Liberal Leader Michael Ignatieff is hitting the road again this week on what's being billed as the "20/11 tour" - a sprint through 20 ridings in 11 days.
But where his summer and fall cross-country excursions were intended to reassure and re-engage Liberals, Mr. Ignatieff will use the winter outing to take direct aim at vulnerable rival MPs.
All 20 ridings that Mr. Ignatieff is scheduled to visit are currently held by the Conservatives, NDP or Bloc Québécois.
They are among the top ridings Liberals believe they can steal away in an election, which could come as early as this spring.
Party insiders say the tour will mark a more aggressive stage in Mr. Ignatieff's pre-election sorties, what one strategist called "taking the fight to our opponents."
Liberals are hoping the next election will come down to a two-party contest, between them and Stephen Harper's Conservatives.
As the strategist put it, Mr. Ignatieff intends to hammer away at a simple message: "If you vote NDP or Bloc to send Harper a message, you get Harper and he doesn't get the message. So, if you want to get rid of Harper, you have to vote Liberal."
Mr. Ignatieff is scheduled to visit every region of the country before returning to the capital for a Jan. 24-26 caucus retreat to plot strategy for the Jan. 31 resumption of Parliament.
Among the targets for Mr. Ignatieff are Tory-held ridings in Winnipeg South, Richmond, B.C., and Kitchener, Ont., the NDP-held riding of Acadie-Bathurst in New Brunswick and the Bloc's Montreal-area riding of Jeanne-Le Ber.
However, he will start his tour on Wednesday by taking the fight to the Ottawa doorstep of one of Mr. Harper's most valued and influential ministers, Government House Leader John Baird.
Meanwhile, friends of Mr. Baird are advertising a $500-per-head fundraiser next month in which guests will be able to rub elbows with "numerous Conservative Party of Canada Ministers."
An e-mailed invitation circulating last week stated the Feb. 9 event in Ottawa is already 50 per cent sold out after just 11 days - adding in bold face it is necessary because, "In all likelihood a federal election will be called in 2011."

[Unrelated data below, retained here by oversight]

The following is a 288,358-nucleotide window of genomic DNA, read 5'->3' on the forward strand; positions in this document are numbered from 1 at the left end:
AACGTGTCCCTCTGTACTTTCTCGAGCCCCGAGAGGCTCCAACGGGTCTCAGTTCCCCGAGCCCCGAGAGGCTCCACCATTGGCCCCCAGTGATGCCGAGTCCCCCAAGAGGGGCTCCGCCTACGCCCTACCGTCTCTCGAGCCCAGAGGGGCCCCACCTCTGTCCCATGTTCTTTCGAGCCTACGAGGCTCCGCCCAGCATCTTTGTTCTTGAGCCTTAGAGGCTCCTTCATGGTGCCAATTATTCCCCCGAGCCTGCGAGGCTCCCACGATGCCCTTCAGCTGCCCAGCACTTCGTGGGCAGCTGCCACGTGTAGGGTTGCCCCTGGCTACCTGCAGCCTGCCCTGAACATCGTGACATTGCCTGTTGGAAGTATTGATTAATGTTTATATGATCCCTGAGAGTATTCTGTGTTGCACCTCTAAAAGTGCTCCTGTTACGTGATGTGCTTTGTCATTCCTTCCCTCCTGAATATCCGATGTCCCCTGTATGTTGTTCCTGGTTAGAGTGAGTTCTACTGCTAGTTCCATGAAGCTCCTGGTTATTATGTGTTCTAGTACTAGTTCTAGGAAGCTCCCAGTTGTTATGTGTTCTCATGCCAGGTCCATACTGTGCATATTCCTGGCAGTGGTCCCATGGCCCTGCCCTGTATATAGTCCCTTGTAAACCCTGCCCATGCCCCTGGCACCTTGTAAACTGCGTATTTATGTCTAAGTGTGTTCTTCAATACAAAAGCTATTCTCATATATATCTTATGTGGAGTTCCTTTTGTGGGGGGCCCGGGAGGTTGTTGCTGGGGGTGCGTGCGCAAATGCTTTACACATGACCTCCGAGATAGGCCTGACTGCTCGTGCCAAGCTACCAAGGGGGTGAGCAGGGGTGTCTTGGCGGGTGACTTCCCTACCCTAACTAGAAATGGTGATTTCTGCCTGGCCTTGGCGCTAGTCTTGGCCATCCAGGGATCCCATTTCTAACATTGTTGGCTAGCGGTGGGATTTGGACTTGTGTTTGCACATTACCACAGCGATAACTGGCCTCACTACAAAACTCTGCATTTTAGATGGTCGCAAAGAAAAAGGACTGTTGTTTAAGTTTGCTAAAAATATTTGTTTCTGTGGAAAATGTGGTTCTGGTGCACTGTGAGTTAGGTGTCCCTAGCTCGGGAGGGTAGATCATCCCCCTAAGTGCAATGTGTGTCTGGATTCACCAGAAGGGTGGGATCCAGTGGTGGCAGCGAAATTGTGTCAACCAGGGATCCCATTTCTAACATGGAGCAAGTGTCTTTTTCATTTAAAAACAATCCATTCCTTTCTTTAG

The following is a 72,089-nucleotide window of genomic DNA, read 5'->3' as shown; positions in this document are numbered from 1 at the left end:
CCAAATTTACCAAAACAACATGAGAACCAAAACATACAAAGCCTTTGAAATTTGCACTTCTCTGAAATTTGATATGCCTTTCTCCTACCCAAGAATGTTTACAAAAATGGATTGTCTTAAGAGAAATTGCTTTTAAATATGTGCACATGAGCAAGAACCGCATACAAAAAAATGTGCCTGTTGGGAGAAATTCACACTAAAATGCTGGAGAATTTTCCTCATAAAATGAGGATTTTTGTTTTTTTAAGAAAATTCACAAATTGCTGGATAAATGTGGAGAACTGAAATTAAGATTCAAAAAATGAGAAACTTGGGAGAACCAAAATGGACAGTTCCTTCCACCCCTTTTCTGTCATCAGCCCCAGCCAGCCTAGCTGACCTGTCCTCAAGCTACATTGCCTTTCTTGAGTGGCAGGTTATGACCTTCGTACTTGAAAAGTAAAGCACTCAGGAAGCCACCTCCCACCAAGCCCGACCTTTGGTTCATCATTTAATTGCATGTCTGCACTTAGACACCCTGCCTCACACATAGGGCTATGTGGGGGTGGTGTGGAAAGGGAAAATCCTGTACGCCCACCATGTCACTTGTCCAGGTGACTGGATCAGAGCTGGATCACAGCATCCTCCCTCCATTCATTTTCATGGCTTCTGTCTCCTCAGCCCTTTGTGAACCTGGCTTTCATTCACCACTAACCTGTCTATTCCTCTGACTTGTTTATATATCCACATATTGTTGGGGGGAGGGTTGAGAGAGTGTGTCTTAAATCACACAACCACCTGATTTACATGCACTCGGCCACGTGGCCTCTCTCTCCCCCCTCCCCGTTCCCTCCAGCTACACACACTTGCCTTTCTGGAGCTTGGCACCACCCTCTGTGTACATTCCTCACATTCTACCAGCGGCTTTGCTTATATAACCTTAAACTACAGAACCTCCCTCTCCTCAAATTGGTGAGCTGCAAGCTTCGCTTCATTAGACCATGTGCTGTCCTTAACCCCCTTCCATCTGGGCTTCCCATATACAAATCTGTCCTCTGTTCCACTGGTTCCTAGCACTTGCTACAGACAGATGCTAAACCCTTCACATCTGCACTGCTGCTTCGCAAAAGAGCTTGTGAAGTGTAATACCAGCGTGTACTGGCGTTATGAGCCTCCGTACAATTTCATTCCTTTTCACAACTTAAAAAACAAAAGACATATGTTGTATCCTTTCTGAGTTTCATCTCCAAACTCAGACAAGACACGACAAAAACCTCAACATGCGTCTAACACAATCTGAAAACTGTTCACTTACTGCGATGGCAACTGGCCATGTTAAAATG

As recently as Oct. 28, Conservatives were railing in the House of Commons about Liberals "selling access" to Mr. Ignatieff in a similar fundraising project that targeted female donors.
And Tory MP James Bezan has described the $1,100-per-head Ignatieff meet-and-greet sessions at his official Opposition Leader's residence in Ottawa as a "shocking development."
"By selling access to himself, the Liberal Leader proves once again that he is not in it for Canadians, he is just in it for himself," Mr. Bezan charged in the Commons last June.
It's been a persistent theme of Conservative parties in Ottawa, who have long complained about well-heeled donors buying preferred access to key members of the government.
Baird spokesman Garry Keller said the issue with the Ignatieff fundraisers was the use of his taxpayer-funded residence, not the fact he was - in Mr. Bezan's words - "selling access to himself."
"At the end of the day, it's pretty common practice for politicians to attend and support their caucus colleagues' events, whether a fundraiser or another type of event," Mr. Keller said.
The Liberals are advertising a $400-per-head fundraiser in Ottawa on Jan. 25 they say will include shadow cabinet critics, MPs and future candidates.
Neither event contravenes any Elections Canada or other ethics rules.
NDP MP Pat Martin, a long-time critic of such fundraisers under Liberal and Conservative governments, said there's a "time-honoured tradition of peddling access to ministers."
"If it were just a fundraiser for John Baird, why would you have to advertise that if you show up you'll get to meet all kinds of influential cabinet ministers?" Mr. Martin said in an interview.
"The message is quite clear. For a nominal fee you get to touch the hem of the garment of people who dish out government's largesse. You pay to play."
The Canadian Press